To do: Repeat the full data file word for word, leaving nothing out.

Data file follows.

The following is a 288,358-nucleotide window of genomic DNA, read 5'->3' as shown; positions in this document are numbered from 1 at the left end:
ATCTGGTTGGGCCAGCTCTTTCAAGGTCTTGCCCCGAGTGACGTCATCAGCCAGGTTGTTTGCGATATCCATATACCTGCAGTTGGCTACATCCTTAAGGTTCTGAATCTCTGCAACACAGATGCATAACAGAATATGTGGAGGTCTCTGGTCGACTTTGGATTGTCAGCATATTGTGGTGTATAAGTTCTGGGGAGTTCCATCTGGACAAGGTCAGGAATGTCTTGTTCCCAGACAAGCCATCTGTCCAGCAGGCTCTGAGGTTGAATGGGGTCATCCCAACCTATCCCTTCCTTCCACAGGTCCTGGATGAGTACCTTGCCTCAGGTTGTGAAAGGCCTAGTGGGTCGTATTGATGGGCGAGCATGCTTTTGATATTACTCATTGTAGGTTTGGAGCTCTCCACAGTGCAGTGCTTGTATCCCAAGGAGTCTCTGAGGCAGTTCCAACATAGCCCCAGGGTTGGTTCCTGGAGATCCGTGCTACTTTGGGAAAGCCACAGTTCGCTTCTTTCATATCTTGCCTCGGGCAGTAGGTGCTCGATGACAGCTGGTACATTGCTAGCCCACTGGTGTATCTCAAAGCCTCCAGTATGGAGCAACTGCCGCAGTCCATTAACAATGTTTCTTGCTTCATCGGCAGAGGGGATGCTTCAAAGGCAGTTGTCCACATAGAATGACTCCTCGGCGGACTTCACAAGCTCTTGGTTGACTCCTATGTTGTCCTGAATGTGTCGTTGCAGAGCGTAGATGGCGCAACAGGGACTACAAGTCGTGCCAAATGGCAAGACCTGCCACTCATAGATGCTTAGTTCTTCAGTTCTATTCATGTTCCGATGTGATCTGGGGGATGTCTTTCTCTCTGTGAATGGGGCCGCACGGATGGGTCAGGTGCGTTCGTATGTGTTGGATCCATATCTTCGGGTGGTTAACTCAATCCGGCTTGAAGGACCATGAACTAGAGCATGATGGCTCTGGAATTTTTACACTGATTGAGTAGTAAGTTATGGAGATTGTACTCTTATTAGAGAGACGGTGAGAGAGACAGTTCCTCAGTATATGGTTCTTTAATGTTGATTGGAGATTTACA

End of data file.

The following is a 288,358-nucleotide window of genomic DNA, read 5'->3' as shown; positions in this document are numbered from 1 at the left end:
ATCTGGTTGGGCCAGCTCTTTCAAGGTCTTGCCCCGAGTGACGTCATCAGCCAGGTTGTTTGCGATATCCATATACCTGCAGTTGGCTACATCCTTAAGGTTCTGAATCTCTGCAACACAGATGCATAACAGAATATGTGGAGGTCTCTGGTCGACTTTGGATTGTCAGCATATTGTGGTGTATAAGTTCTGGGGAGTTCCATCTGGACAAGGTCAGGAATGTCTTGTTCCCAGACAAGCCATCTGTCCAGCAGGCTCTGAGGTTGAATGGGGTCATCCCAACCTATCCCTTCCTTCCACAGGTCCTGGATGAGTACCTTGCCTCAGGTTGTGAAAGGCCTAGTGGGTCGTATTGATGGGCGAGCATGCTTTTGATATTACTCATTGTAGGTTTGGAGCTCTCCACAGTGCAGTGCTTGTATCCCAAGGAGTCTCTGAGGCAGTTCCAACATAGCCCCAGGGTTGGTTCCTGGAGATCCGTGCTACTTTGGGAAAGCCACAGTTCGCTTCTTTCATATCTTGCCTCGGGCAGTAGGTGCTCGATGACAGCTGGTACATTGCTAGCCCACTGGTGTATCTCAAAGCCTCCAGTATGGAGCAACTGCCGCAGTCCATTAACAATGTTTCTTGCTTCATCGGCAGAGGGGATGCTTCAAAGGCAGTTGTCCACATAGAATGACTCCTCGGCGGACTTCACAAGCTCTTGGTTGACTCCTATGTTGTCCTGAATGTGTCGTTGCAGAGCGTAGATGGCGCAACAGGGACTACAAGTCGTGCCAAATGGCAAGACCTGCCACTCATAGATGCTTAGTTCTTCAGTTCTATTCATGTTCCGATGTGATCTGGGGGATGTCTTTCTCTCTGTGAATGGGGCCGCACGGATGGGTCAGGTGCGTTCGTATGTGTTGGATCCATATCTTCGGGTGGTTAACTCAATCCGGCTTGAAGGACCATGAACTAGAGCATGATGGCTCTGGAATTTTTACACTGATTGAGTAGTAAGTTATGGAGATTGTACTCTTATTAGAGAGACGGTGAGAGAGACAGTTCCTCAGTATATGGTTCTTTAATGTTGATTGGAGATTTACA